Friday marked the 19th anniversary after the September 11th attacks. I started to write this post and suddenly decided I needed to re-experience the events of the day by watching it on YouTube, almost as a way to honor those lost… and the day we all joined hands. It doesn’t take a college professor to realize that September 11th changed us a country forever. We began to torture our captives to get answers and information about possible threats, while our freedoms and rights to privacy were attacked by our own government in exchange for perceived safety. Hatred was given a license to operate by many, and that permission has grown exponentially… all in the name of patriotism. The horrible events of September 11th had been burned into the collective psyche of so many, that any demonstration of anger or resentment to our own country or people, was akin to being a traitor. I remember this kind of mentality even inserted itself into my own consciousness for a while, after becoming so incredibly upset during a phone conversation I had with a guy I was courting online. I was literally scared that his anger towards the United States would cause him to be flagged by law enforcement, and I quickly found myself avoiding him at all costs. I considered him to be radical, and in retrospect, he was simply being truthful about our nation’s involvement overseas. His remarks weren’t any different from what many commentators and journalists say on the news today, it was literally just “too soon. “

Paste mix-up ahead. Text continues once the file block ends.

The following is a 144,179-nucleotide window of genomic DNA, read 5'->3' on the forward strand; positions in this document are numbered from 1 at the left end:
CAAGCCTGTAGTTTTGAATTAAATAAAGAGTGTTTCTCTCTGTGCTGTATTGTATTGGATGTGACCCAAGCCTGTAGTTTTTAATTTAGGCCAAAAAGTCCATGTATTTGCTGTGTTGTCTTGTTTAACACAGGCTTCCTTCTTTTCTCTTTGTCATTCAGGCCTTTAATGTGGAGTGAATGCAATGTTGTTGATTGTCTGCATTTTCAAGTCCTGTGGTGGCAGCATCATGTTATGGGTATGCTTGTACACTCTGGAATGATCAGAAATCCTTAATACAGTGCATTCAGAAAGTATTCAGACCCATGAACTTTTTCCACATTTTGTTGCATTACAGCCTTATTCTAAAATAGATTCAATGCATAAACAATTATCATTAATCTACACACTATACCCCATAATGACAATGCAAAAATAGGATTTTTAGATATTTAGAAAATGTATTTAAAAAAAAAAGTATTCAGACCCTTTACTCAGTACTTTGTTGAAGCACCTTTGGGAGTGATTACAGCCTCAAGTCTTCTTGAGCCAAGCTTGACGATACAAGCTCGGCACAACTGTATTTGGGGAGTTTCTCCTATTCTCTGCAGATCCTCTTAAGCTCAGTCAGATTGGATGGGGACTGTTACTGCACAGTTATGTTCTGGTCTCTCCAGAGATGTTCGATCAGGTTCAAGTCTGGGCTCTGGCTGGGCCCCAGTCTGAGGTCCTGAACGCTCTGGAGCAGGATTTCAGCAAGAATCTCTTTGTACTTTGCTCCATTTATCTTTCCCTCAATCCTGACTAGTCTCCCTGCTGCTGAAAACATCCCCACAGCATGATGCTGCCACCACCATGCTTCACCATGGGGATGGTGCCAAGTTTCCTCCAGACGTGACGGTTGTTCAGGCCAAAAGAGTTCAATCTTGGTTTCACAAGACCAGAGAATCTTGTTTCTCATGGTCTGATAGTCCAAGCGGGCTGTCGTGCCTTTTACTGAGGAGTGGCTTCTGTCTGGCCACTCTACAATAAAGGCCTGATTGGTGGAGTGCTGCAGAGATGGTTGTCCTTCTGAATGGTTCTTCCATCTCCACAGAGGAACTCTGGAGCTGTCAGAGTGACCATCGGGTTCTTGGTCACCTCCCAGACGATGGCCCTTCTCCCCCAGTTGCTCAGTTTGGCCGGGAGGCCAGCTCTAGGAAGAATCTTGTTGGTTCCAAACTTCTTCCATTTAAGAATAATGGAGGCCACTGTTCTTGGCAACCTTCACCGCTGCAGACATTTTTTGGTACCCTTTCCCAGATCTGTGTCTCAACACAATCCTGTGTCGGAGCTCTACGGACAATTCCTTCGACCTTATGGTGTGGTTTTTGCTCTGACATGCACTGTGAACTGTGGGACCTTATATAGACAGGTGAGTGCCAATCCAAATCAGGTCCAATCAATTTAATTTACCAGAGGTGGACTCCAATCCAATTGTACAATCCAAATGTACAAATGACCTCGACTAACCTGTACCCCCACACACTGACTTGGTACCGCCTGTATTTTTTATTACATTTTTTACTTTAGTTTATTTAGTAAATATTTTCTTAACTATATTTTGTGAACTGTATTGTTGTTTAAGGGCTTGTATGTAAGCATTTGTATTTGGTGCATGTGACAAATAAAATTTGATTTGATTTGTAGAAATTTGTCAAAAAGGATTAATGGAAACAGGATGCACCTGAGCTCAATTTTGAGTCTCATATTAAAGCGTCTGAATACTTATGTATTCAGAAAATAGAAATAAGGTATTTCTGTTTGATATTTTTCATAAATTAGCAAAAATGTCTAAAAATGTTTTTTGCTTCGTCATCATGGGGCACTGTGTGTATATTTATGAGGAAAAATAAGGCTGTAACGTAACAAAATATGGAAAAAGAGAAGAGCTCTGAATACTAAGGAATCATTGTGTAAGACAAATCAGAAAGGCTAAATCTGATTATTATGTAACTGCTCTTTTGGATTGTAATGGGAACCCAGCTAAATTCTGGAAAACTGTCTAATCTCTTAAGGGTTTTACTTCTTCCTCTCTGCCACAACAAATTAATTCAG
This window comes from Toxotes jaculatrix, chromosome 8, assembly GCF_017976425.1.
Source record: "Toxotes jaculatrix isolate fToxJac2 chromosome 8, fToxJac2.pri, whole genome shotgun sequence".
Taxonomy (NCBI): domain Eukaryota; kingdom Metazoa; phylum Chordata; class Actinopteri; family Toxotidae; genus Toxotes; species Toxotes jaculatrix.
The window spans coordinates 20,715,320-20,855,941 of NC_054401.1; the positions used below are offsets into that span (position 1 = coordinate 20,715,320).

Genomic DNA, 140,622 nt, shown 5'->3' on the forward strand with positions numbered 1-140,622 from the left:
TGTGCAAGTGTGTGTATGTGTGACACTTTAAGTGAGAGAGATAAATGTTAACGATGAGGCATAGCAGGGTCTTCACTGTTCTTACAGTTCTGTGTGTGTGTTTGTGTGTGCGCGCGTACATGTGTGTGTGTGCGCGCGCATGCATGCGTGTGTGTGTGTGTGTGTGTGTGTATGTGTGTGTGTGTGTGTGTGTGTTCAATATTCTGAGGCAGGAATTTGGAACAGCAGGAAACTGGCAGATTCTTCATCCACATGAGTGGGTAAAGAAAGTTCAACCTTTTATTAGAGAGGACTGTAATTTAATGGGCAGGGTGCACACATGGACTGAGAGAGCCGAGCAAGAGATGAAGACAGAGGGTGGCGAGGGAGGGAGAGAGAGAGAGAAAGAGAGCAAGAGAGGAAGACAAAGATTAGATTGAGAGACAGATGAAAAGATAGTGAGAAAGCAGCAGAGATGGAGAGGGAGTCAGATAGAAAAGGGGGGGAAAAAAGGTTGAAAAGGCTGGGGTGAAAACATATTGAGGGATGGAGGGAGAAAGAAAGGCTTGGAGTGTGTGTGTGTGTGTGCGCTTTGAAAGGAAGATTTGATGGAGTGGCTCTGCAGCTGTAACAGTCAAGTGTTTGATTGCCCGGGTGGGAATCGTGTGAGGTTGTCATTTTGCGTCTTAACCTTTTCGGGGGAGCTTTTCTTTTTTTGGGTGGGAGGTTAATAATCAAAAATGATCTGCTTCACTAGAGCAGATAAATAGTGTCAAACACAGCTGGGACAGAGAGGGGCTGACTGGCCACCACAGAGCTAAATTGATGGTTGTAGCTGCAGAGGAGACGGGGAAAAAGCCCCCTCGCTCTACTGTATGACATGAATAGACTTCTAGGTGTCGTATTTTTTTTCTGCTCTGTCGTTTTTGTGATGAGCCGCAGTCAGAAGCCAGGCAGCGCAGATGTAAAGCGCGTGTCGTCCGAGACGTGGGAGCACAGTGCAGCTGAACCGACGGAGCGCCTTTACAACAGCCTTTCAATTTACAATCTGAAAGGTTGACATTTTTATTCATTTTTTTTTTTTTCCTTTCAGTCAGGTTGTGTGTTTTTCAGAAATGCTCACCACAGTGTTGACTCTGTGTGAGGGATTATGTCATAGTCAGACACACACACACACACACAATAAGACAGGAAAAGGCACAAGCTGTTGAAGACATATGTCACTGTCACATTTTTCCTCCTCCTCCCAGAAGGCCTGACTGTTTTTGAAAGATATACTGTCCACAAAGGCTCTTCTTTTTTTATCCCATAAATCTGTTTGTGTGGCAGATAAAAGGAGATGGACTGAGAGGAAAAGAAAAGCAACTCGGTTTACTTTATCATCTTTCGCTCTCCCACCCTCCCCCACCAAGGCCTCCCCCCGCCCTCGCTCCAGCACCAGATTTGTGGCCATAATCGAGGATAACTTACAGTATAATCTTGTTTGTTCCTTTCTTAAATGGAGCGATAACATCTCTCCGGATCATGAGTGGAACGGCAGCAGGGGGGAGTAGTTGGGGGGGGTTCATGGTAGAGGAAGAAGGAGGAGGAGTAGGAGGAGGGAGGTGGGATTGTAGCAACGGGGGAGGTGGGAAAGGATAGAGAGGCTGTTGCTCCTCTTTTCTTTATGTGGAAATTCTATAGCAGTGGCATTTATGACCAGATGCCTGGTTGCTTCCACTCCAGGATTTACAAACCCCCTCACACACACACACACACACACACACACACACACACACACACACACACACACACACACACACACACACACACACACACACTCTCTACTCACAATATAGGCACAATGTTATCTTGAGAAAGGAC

I find myself feeling angered at times when I see younger people posting about geopolitics online, and what we should or shouldn’t be doing about certain situations abroad. I know it’s not fair to them, but they’ll never know what it’s like to be so aware of the events of September 11th as they unfolded live almost twenty years ago. Many of them were still watching Saturday morning cartoons and knew more about brands of cereal than they did about the names of countries in the Middle East. They will never know about how our country used to be like, how it was to walk your family members directly to the gate of an airplane, and kiss them goodbye with your shoelaces still tightly secured. They will never know how unified we were, and don’t realize the hatred they spew towards flag kneelers has part of its roots in that awful day. Their version of “freedom” is not the same as mine, and they’ll never know the world used to view us as one of the good guys, and not just a military power kicking ass everywhere. Maybe I’m just getting old, but I’ve learned when they say to “never forget” September 11th, it wasn’t about holding a grudge towards a certain faith, it was about how we felt the day after… a nation undivided.